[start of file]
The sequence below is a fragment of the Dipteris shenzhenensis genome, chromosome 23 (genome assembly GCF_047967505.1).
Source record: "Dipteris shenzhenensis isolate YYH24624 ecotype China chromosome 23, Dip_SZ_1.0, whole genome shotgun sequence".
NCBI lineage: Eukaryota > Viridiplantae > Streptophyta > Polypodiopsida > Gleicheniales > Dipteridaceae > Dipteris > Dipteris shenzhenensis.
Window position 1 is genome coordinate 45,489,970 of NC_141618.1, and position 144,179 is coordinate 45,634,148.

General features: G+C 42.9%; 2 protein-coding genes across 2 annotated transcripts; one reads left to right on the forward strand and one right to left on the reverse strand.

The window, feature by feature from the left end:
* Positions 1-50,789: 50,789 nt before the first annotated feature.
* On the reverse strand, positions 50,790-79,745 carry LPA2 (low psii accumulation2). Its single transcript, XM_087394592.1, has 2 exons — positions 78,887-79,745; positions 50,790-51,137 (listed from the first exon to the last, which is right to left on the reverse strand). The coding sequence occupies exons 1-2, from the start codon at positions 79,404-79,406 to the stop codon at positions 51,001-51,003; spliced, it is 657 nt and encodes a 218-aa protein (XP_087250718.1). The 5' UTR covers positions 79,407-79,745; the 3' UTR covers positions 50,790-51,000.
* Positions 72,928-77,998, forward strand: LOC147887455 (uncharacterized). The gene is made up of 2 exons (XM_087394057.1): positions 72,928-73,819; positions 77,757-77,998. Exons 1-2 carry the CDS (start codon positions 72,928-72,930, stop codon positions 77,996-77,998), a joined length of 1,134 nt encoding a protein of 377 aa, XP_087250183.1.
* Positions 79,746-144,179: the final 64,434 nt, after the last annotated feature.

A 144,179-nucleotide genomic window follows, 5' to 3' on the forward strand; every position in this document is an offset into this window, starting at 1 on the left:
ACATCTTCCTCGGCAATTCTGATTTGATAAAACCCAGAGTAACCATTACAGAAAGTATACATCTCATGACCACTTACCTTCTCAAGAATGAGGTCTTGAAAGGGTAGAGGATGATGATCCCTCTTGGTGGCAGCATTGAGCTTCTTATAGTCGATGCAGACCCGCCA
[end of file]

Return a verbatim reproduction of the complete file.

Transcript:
The sequence below is a fragment of the Dipteris shenzhenensis genome, chromosome 23 (genome assembly GCF_047967505.1).
Source record: "Dipteris shenzhenensis isolate YYH24624 ecotype China chromosome 23, Dip_SZ_1.0, whole genome shotgun sequence".
NCBI lineage: Eukaryota > Viridiplantae > Streptophyta > Polypodiopsida > Gleicheniales > Dipteridaceae > Dipteris > Dipteris shenzhenensis.
Window position 1 is genome coordinate 45,489,970 of NC_141618.1, and position 144,179 is coordinate 45,634,148.

General features: G+C 42.9%; 2 protein-coding genes across 2 annotated transcripts; one reads left to right on the forward strand and one right to left on the reverse strand.

The window, feature by feature from the left end:
* Positions 1-50,789: 50,789 nt before the first annotated feature.
* On the reverse strand, positions 50,790-79,745 carry LPA2 (low psii accumulation2). Its single transcript, XM_087394592.1, has 2 exons — positions 78,887-79,745; positions 50,790-51,137 (listed from the first exon to the last, which is right to left on the reverse strand). The coding sequence occupies exons 1-2, from the start codon at positions 79,404-79,406 to the stop codon at positions 51,001-51,003; spliced, it is 657 nt and encodes a 218-aa protein (XP_087250718.1). The 5' UTR covers positions 79,407-79,745; the 3' UTR covers positions 50,790-51,000.
* Positions 72,928-77,998, forward strand: LOC147887455 (uncharacterized). The gene is made up of 2 exons (XM_087394057.1): positions 72,928-73,819; positions 77,757-77,998. Exons 1-2 carry the CDS (start codon positions 72,928-72,930, stop codon positions 77,996-77,998), a joined length of 1,134 nt encoding a protein of 377 aa, XP_087250183.1.
* Positions 79,746-144,179: the final 64,434 nt, after the last annotated feature.

A 144,179-nucleotide genomic window follows, 5' to 3' on the forward strand; every position in this document is an offset into this window, starting at 1 on the left:
ACATCTTCCTCGGCAATTCTGATTTGATAAAACCCAGAGTAACCATTACAGAAAGTATACATCTCATGACCACTTACCTTCTCAAGAATGAGGTCTTGAAAGGGTAGAGGATGATGATCCCTCTTGGTGGCAGCATTGAGCTTCTTATAGTCGATGCAGACCCGCCA